CHE is the smallest company, as measured by market cap, in our portfolio. Smaller capitalization stocks trade very differently relative to their larger cap brethren, as these stocks have not entered the discovery phase. For instance, CHE only has two (2) sell-side analysts covering the stock, compared to a mid-cap name, like Roper (ROP), which has over ten – or a large cap stock, like Apple, which has over forty (40).

Given this, investors need to remain patient, understanding the rational and structural reasons for owning this very differentiated company. The fundamentals remain in place and we are more than comfortable investing new capital into this name.

 

Fidelity National Information Services, Inc. (FIS):

 

FIS provides software, services and outsourcing of technology to a wide range of financial institutions. All the data processing companies (FIS, FISV, and GPN) have fallen victim to underperformance as of late. Essentially, the market has been spooked that the merchant processing industry has become a “legacy” asset, off of lower-than-expected growth, creating the lowest relative valuations for many of these names in nearly a decade.

Now, let’s put that into perspective. Basically, all of these players have made business-altering acquisitions over the last 3 years, which should continue to propel their innovation in the merchant services business for years to come. For FIS, it was the WorldPay acquisition in 2019, which has been successfully integrated into the company – much better than analysts originally prognosticated.

Furthermore, over the more near-term, we believe the market had an overreaction to the company’s second consecutive beat and raise on their most recent earnings report. Given this draconian market reaction, most investors wouldn’t believe that the company, in fact, raised its top-line outlook to a level that was much higher than what Wall Street analysts were expecting. That said, a smaller than expected EPS raise, implying lower margins, is what seemed to take all of the attention.

Yet, in our view, the updated revenue guide, coupled with the extended mid-term revenue outlook of 7% – 9% through 2024, highlighted by high-single-digit banking growth, clearly shows that the WorldPay acquisition is bearing fruit. Simply put, the fundamentals are solid and nothing in the print or guide raises questions around the long-term mid-teen EPS growth expectations. As such, we believe the lower valuation is not warranted, given the market’s expectation for “legacy” assets to grow less than originally expected – which is simply not true given the substantial runway for continued growth well into 2024. Management’s commentary solidified this.

 

And Down the Stretch They Come:

 

Like investors, horse owners typically don’t own a single horse, they diversify their ownership – this is called a syndicate. This helps dampen the already volatile nature of returns in this industry – when some horses are racing, the others may be resting at a farm, or training. Typically, not all horses are racing or performing well at the same time.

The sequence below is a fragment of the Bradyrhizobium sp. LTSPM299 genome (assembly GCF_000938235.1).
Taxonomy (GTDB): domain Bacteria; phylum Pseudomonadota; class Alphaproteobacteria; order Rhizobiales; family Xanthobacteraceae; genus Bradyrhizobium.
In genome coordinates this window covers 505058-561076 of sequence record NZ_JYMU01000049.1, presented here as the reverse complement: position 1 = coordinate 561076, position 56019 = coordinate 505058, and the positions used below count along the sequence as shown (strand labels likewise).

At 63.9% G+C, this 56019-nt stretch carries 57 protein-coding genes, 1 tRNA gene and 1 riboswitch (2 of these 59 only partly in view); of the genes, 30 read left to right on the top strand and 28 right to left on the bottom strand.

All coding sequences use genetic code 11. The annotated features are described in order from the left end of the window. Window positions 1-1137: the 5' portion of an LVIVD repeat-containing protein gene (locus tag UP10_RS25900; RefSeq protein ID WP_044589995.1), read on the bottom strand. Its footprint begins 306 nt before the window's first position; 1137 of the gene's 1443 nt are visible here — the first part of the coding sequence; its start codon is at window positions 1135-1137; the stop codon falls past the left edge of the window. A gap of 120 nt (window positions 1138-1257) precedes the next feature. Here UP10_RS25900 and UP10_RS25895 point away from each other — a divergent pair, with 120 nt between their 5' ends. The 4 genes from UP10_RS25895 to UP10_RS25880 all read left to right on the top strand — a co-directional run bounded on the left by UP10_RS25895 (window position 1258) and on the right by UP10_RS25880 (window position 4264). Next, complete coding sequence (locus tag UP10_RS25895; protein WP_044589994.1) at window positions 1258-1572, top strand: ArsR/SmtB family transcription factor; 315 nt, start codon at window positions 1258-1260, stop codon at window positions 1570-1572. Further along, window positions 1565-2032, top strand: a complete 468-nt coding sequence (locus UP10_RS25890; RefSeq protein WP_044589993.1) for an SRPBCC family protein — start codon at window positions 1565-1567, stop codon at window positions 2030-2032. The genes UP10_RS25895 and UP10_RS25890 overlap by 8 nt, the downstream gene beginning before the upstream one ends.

Like this portfolio, that’s a feature – not a bug. If you want to try to outperform in all environments, you must own stocks that perform well in different environments. That’s why some shake, and some bake at different times.

We are very happy with how the portfolio is positioned moving forward. Ultimately, the market will reward companies that have long avenues for growth and that are trading at what we believe to be discounted valuations.

As always, thanks for trusting us with your capital.

 

 

Disclosures

 

Past performance is not indicative of future results. This material is not financial advice or an offer to sell any product. The information contained herein should not be considered a recommendation to purchase or sell any particular security. Forward looking statements cannot be guaranteed. This is not a recommendation to buy, sell, or hold any particular security. The holdings shown above are target portfolio weights and do not reflect the entire portfolio. The holdings are sorted by target portfolio percentage weight then alphabetized within each asset range. Actual portfolio investments will vary when invested. A complete list of holdings is available upon request. 

This commentary offers generalized research, not personalized investment advice. It is for informational purposes only and does not constitute a complete description of our investment services or performance. Nothing in this commentary should be interpreted to state or imply that past results are an indication of future investment returns. All investments involve risk and unless otherwise stated, are not guaranteed. Be sure to consult with an investment & tax professional before implementing any investment strategy. Investing involves risk. Principal loss is possible.

The Russell 1000® Index measures the performance of 1,000 large U.S. companies. The Index is market capitalization-weighted, represents a basket of larger capitalization stocks. 

The S&P 500® Index is the Standard & Poor’s Composite Index and is widely regarded as a single gauge of large cap U.S. equities. It is market cap weighted and includes 500 leading companies, capturing approximately 80% coverage of available market capitalization. 

Advisory services offered through Aptus Capital Advisors, LLC, a Registered Investment Adviser registered with the Securities and Exchange Commission. Registration does not imply a certain level or skill or training. More information about the advisor, its investment strategies and objectives, is included in the firm’s Form ADV Part 2, which can be obtained, at no charge, by calling (251) 517-7198. Aptus Capital Advisors, LLC is headquartered in Fairhope, Alabama. ACA-2108-10.